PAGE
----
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Sex + Relationships

Bangladeshis Don’t Have Sex: What Taboo Has Really Taught Me



Bangladeshis don’t have sex. They just don’t, and I know this for a fact.

A lot of the people in my direct friend group have had sex, and they make it sound great. But given the fact that I am part of a country of people that don’t talk about, don’t think about, and don’t have sex, I have no idea what sex will ever be like. Before I get into that, I should probably explain why Bangladeshis don’t have sex.

Bangladeshis don’t have sex because it’s not part of The Plan. What is The Plan? The plan is to be born (somehow), become educated, get a job, marry someone you don’t know, and then have your own kids (somehow). 

I thought I always understood The Plan and thought my life would be structured the same way. But then I moved to America, and this country doesn’t have a Plan. They have something else. Something called I Do Whatever the Hell I Want.

I Do Whatever the Hell I Want (hereby shortened to Whatever) is not nearly as structured as the plan, and answers the questions The Plan never does. Where did I come from? Sex. And how will I have kids? Sex. Thanks to America’s Whatever initiative, I have learned where babies come from.

So why couldn’t I learn where babies came from my own parents? Why did I need to learn it from kids at school? Why did I learn about male and female sex organs in hushed whispers?

Because Bangladeshis don’t have sex. We don’t have sex, we don’t talk about, and we surely do not think about it. There is a great stigma against sex and sexual health in Bangladesh, and while there have been more programs centered around providing women with sexual health information recently, there are still many men and women that do not know about sex or about contraception.

Sex taboo is incredibly widespread in Bangladesh and has to do with the conservative nature of the predominantly Muslim country. The Plan has been ingrained into Bangladeshis, and has forced them to adapt to a culture that doesn’t discuss sex. I was sure for the longest time that Bangladeshis didn’t have sex because the idea of sex seemed so scandalous for Bangladeshis.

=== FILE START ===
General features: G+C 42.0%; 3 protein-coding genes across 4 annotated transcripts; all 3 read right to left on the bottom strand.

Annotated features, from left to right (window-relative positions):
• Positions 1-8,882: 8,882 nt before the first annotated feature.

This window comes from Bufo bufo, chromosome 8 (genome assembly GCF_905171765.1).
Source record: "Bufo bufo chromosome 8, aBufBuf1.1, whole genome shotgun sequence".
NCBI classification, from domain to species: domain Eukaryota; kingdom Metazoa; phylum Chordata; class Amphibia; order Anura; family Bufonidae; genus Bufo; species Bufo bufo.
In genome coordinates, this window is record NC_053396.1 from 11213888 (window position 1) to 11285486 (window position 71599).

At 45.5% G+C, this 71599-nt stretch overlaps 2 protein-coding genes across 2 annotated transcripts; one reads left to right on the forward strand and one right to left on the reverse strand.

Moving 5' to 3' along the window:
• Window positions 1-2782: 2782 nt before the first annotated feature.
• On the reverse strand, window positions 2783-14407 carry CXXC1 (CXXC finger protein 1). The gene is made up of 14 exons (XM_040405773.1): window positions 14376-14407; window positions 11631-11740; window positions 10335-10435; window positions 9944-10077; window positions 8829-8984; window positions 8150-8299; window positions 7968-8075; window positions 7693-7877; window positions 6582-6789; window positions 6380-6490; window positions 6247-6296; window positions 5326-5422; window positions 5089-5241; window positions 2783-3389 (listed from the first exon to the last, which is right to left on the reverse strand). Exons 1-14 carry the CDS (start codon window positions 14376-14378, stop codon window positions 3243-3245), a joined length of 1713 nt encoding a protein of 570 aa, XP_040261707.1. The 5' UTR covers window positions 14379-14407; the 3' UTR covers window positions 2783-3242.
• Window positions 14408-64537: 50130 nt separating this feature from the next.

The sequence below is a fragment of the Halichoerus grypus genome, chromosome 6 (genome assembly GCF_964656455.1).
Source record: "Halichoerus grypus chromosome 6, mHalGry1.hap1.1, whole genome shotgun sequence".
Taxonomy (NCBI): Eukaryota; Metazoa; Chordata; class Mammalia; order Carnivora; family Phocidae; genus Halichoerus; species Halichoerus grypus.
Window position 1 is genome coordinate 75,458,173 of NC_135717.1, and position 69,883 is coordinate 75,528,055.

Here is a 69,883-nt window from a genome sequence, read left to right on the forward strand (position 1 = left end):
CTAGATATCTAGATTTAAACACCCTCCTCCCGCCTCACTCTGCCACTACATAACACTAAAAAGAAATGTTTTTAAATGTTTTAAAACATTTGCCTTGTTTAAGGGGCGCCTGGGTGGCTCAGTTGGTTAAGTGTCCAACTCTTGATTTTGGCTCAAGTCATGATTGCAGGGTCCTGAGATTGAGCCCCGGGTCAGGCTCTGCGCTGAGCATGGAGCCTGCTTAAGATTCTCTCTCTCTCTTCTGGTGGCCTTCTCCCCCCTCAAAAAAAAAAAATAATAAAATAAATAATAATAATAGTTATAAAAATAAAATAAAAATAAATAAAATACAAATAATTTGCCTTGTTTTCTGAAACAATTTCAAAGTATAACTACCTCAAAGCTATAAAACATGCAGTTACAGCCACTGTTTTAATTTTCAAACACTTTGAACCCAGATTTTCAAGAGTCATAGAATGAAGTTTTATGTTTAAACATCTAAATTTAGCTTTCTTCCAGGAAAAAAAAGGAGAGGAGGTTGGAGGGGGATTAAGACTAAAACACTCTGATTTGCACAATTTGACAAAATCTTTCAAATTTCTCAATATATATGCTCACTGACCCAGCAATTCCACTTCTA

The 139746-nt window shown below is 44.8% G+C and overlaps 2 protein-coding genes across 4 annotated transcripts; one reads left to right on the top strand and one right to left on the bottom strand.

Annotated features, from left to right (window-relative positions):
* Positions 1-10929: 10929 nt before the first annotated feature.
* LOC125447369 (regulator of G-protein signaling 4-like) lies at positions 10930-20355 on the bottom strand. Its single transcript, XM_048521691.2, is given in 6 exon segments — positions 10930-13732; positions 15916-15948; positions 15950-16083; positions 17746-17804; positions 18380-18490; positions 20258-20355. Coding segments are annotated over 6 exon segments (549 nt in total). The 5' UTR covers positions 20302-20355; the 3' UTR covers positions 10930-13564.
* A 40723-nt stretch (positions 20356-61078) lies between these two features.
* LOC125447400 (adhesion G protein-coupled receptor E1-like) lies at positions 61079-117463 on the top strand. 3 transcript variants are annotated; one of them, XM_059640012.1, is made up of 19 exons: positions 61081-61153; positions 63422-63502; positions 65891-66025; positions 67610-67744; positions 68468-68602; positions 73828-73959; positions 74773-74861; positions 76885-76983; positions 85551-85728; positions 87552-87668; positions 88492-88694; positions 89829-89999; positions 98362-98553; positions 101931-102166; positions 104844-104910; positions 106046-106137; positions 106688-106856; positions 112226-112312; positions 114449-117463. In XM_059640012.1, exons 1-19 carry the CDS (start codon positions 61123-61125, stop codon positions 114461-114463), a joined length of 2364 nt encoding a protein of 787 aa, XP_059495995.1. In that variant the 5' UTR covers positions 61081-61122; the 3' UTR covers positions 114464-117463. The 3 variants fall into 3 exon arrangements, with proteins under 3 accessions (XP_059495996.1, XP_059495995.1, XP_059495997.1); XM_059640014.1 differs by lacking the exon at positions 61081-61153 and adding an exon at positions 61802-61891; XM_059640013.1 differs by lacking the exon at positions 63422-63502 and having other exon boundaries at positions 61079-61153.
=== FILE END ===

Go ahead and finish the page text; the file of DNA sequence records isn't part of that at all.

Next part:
Even before I knew where babies came from, I had already adapted to sexual stigma because I was convinced that it was something too risque to talk about with my parents. There are clear cultural differences between America and Bangladesh, and sexual taboo is one of the biggest differences.

Due to being so rooted in the rules of cultural propriety and Islam, Bangladeshis are convinced that it is not appropriate to be open about sex. But what can be more natural and human-like than sex? Sex affects nearly all individuals within a population and should not be left as a mystery. I know that if I hadn’t been in America when I learned about sex, I don’t think I would’ve ever properly learned about it.

A tradition of arranged marriage and hushed conversations about “personal matters” creates a culture of silence regarding sex. The Plan strictly states that you get married and then have kids. There is no discussion of sex, no culture of learning about sex; there is only the product of sex: a child.

Bangladeshis don’t have sex in that they don’t have sex in the same way that many other people of other countries have sex. If sex in general is not spoken about in Bangladesh let alone sex for pleasure. There is more to sex than just making babies, and I think Bangladeshis have not accepted that.The fact that two people can talk about what they want out of a sexual experience or relationship is not supported in Bangladesh, and that needs to change.

Communication is very important to healthy sexual relationships, but sexual taboo gets in the way of that. Bangladeshis don’t have sex is the only way I could explain sex in Bangladesh, but the truth is, Bangladeshis don’t talk about sex and they don’t want to either. The stigmatization of sex is widespread and should not be so present. It puts pressure on people to keep their questions at bay and prevents healthy sexual relationships.

Ila Mostafa is currently a Neuroscience major and Biology minor at Augustana College in Rock Island, Illinois. She enjoys reading, writing, and spending time with her family. She is usually either starting a new story without finishing an older one or studying. Ila hopes to go to graduate school and eventually do research on Parkinson's Disease.
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